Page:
intellectuals, ulema, social workers, politicians, bureaucrats and
government leaders to interact meaningfully and pick up ideas for
better governance and consideration of our cause. It helps our
people to get a close understanding of how the state and its
different organs function and how to get our concerns registered in
corridors of power. That is in addition to our role as a purely
often hear about the American Jewry wielding extraordinary influence
in the US, which has a population of 300 million, although the
Jewish population there is only four million. The Jews are
successful there for many reasons, most of them known to us all. But
what is less known is that the Jewish people are thoroughly
conversant with the functioning of the state and its major players
like politicians and bureaucrats. Our people don’t have such
grasp, and hence they fail to interact with the state well, not only
in countries where they are in a minority but also in their own
states. IOS has also been focusing on this crucial area.
the years IOS has spawned several associated organisations and
forums like the Indian Association of Muslim Social Scientists and
other fora for the study of law, human rights and other subjects
critically important to our wellbeing as a community.
has constantly tried to bring a Muslim and Islamic perspective to
the study of subjects over the entire spectrum. The list of our
achievements is rather long and, I am afraid, you would have to read
large reports to have a fairly good idea. Such reports are available
with the IOS and can be obtained on request.
me admit frankly that we had to face, and continue to face, hurdles.
We moved from Vateg to the present building in 1990. At that time it
seemed to be sufficient for our needs. Now we feel that we have
already outgrown the space. Like all other NGOs we are a non-profit
organisation, all donations to us being tax exempt under G-88 of our
country’s law. Again, like all NGOs we are always hard pressed for
funds, sometimes leading to project delays.
state chapters are yet to be viable units in terms of funds. I would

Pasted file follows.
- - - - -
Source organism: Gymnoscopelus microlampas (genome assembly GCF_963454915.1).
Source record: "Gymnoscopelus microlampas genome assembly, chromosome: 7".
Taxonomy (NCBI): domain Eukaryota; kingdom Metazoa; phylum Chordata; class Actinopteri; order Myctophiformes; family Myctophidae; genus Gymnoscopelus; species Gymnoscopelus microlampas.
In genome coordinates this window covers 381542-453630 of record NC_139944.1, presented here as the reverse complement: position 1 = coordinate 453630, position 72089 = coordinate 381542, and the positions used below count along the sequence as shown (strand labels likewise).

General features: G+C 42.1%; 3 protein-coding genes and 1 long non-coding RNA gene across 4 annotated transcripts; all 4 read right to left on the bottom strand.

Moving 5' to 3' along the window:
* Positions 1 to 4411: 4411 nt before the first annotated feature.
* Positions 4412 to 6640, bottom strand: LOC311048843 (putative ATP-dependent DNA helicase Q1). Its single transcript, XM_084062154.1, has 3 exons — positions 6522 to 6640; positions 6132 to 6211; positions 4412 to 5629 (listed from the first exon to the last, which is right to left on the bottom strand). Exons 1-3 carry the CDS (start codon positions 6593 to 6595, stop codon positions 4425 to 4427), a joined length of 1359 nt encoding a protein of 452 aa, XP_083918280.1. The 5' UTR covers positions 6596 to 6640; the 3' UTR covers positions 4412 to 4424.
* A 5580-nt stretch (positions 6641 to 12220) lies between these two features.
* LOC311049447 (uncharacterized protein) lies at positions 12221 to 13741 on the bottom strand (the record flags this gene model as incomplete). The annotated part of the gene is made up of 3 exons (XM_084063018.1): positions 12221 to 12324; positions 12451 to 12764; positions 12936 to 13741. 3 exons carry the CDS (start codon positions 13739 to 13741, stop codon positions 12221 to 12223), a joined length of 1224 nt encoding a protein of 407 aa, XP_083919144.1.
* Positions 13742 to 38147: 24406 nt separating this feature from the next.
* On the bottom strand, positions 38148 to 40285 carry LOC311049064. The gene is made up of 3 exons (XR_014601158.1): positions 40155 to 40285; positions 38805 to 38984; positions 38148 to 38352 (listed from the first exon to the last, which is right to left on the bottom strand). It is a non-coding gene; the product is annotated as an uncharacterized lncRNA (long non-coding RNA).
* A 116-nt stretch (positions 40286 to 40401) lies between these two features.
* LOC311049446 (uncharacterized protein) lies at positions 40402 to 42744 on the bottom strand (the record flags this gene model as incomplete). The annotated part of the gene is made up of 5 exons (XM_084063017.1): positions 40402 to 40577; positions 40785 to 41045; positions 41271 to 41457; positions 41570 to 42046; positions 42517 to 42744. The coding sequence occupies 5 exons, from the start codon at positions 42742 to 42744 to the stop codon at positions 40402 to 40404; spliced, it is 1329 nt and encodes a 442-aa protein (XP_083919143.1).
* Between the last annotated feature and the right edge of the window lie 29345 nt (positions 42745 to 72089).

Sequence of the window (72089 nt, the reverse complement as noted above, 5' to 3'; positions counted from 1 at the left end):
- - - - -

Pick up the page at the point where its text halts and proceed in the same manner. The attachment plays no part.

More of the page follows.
like that we pay some attention to this vexatious problem and work
out some stratagem to generate enough funds locally.
are also disturbed over the steadily shrinking space for democracy
within India and world-wide because it is in that space alone that
civil society organisations like ours function. In a situation like
this, it is not only difficult to protect human rights and civil
liberties but also to find suitable donors in a climate of hostility
and suspicion. Policy study NGOs (which we are primarily), and even
advocacy NGOs, get generous funding from the Central government.
Quite a few NGOs in Delhi itself get government funds, which run
into crores of rupees for each NGO every year. So far, we have not
worked on this aspect because of several reasons. A lot of our work
is on Islam per se which is outside government purview in any case.
However, a substantial part of work concerns the Muslim situation in
India. Indian Muslims being citizens of the country are entitled to
government support, but that is a matter of our own policy and
climate of anti-minority violence has aggravated since we started 16
years back. Far more people are engaged full time in spreading
anti-minority hatred and hysteria with great human and financial
resources at their command. We, and people like us, have yet to be
able to intervene effectively through a proper interface with the
state and civil society in India. We have contributed towards that
goal quite effectively, but have still a lot of way to go.
This is the moment to renew our pledge taken 16 years ago, take stock of our present situation, and surge ahead with more clear vision, fail-safe plan and renewed energy. Best of luck. And may Allah help us in our mission. Amen!
Dr Manzoor Alam is Chairman of Institute of Objective Studies, New Delhi.The above is the text of his address at the Annual General Meeting of IOS on August 3, 2003.